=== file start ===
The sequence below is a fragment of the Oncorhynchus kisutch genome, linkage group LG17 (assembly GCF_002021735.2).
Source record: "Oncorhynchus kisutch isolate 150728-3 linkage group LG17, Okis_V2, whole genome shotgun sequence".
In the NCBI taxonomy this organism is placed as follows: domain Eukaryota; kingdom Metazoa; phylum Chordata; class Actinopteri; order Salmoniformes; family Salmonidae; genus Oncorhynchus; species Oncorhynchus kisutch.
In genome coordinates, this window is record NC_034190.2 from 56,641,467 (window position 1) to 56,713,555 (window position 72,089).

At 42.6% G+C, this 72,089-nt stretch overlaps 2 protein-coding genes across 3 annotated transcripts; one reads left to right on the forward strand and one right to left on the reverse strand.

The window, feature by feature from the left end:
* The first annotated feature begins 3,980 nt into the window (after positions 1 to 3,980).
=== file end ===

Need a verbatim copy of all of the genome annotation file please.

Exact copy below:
The sequence below is a fragment of the Oncorhynchus kisutch genome, linkage group LG17 (assembly GCF_002021735.2).
Source record: "Oncorhynchus kisutch isolate 150728-3 linkage group LG17, Okis_V2, whole genome shotgun sequence".
In the NCBI taxonomy this organism is placed as follows: domain Eukaryota; kingdom Metazoa; phylum Chordata; class Actinopteri; order Salmoniformes; family Salmonidae; genus Oncorhynchus; species Oncorhynchus kisutch.
In genome coordinates, this window is record NC_034190.2 from 56,641,467 (window position 1) to 56,713,555 (window position 72,089).

At 42.6% G+C, this 72,089-nt stretch overlaps 2 protein-coding genes across 3 annotated transcripts; one reads left to right on the forward strand and one right to left on the reverse strand.

The window, feature by feature from the left end:
* The first annotated feature begins 3,980 nt into the window (after positions 1 to 3,980).